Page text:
Against that backdrop, investing in new trails in Milwaukee can be loaded—especially when they connect to areas like Harambee, where, Daleiden observes, “there’s been disinvestment.” She describes her initial role in the Beerline Trail project as “curating” a conversation, a task that involved something that doesn’t happen very often in the city—convening an intergenerational mixed-race group of neighborhood leaders. This two-day gathering of 60 residents became an opportunity, she says, for participants to “revisit what it means to participate in a community process—how people feel their voice.”
She includes this conversation in her placemaking work because art, she contends, is “about amplifying voice.” In this case, “creating a platform where voices are very audible to government staff.” The obvious question is: How can people who live in proximity to a new park have a say in what that park will look like? But the conversation did not confine itself to explicitly aesthetic concerns.
The most trenchant issue raised was basic safety. Although every person was able to say they cared about having healthy green spaces where people could gather, Daleiden says that statement would then be linked to a concern about safety. In particular, Daleiden, who is white, says African Americans were able to speak to their concerns that they might face harassment in public spaces in Milwaukee.
The conversation was necessary, Daleiden says, because “even if the city made a new public park investment, it doesn’t necessarily mean it’s going to get used.” The question, she adds, then becomes, “What else do we need to be building at the same time that we’re building the park?” Participants raised economic issues like how to attract business development to employ people who live near the park.
Performance Art for CEOs
For Daleiden, who finds herself working closely with the CEOs of a city recently ranked (after Detroit) as the second poorest in the nation, there is a shared understanding that any efforts to strengthen the cultural base of the city need to be closely tied to buttressing its economic vitality. Once an industrial powerhouse, the city known for beer, brats, and the Brewers was hit hard by the collapse of heavy industry. Rebranded a “legacy city,” Milwaukee is among a handful of municipalities that now has priority access to federal funds for advanced manufacturing.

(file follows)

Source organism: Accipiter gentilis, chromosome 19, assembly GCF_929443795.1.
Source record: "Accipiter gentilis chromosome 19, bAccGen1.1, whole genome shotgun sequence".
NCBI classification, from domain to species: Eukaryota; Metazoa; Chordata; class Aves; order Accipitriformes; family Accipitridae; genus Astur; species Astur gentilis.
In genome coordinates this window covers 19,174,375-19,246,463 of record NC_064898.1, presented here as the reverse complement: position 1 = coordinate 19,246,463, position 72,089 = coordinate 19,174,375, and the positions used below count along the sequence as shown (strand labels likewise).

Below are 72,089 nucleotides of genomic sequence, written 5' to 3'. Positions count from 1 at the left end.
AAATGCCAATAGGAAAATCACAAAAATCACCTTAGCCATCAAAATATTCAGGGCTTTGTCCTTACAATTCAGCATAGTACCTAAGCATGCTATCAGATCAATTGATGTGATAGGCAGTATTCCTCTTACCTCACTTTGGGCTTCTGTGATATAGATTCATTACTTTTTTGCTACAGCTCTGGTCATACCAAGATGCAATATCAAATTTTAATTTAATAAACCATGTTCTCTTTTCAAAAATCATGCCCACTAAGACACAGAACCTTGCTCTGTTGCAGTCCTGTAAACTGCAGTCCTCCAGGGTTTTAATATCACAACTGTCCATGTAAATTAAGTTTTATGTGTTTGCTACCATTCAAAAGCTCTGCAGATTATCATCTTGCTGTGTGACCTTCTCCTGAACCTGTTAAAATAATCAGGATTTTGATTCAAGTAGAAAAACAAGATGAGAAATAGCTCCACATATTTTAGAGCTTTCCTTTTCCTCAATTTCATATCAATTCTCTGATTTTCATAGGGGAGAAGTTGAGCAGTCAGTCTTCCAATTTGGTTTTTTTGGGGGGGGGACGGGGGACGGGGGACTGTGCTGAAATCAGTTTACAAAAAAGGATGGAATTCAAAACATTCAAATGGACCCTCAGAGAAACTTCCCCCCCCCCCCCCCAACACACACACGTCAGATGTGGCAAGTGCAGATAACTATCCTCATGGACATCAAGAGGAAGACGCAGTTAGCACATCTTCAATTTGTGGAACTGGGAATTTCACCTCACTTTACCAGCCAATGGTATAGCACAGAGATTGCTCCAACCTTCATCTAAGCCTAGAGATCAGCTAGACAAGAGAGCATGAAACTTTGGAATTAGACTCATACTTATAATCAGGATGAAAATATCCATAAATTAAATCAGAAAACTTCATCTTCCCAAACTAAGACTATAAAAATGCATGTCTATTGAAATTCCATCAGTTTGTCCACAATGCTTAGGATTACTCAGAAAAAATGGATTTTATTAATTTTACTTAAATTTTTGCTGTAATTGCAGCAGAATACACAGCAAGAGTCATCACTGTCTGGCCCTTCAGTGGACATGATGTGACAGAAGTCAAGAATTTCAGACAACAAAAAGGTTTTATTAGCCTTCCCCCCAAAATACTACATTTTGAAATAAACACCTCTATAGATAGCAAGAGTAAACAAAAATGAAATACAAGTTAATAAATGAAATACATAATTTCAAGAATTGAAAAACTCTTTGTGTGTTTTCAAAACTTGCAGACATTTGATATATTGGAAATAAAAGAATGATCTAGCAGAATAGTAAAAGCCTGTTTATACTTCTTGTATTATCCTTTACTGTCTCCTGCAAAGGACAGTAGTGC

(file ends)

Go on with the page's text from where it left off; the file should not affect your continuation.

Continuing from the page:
But to successfully make that transition, attracting and maintaining talent will be key. As Daleiden points out, “We have major corporations like Harley-Davidson and Miller Brewing that struggle to bring people in and keep them.” And the kind of people needed to revitalize the city can’t be business-as-usual folks. They will need to be able to innovate—to think, in other words, like artists.
To make the case that a vibrant culture will be key in revitalizing the city, Daleiden has learned to speak to Milwaukee CEOs in language they understand, such as “market outcomes—that we’ll be able to affect the tax base in the neighborhood or the city, or increase the number of jobs.” To that end, identifying local creative entrepreneurs and businesses has also been persuasive.
Although her official role with GMC may be public art consultant, Daleiden sees her work more along the lines of performance: “I get compensated for my body to literally be present in all kinds of settings, such as meetings,” she explains. “As an artist, the way I use language, the way I understand what’s possible, influences the conversation.”
To shape public dialogue, artists have traditionally used teaching as a vehicle. But Daleiden sees “crafting” the kinds of conversations she’s led in Milwaukee as how she contributes artistically. This involves fundamentally rethinking what the role of the artist is. “We need really expansive definitions,” Daleiden contends, “of what artists can do.”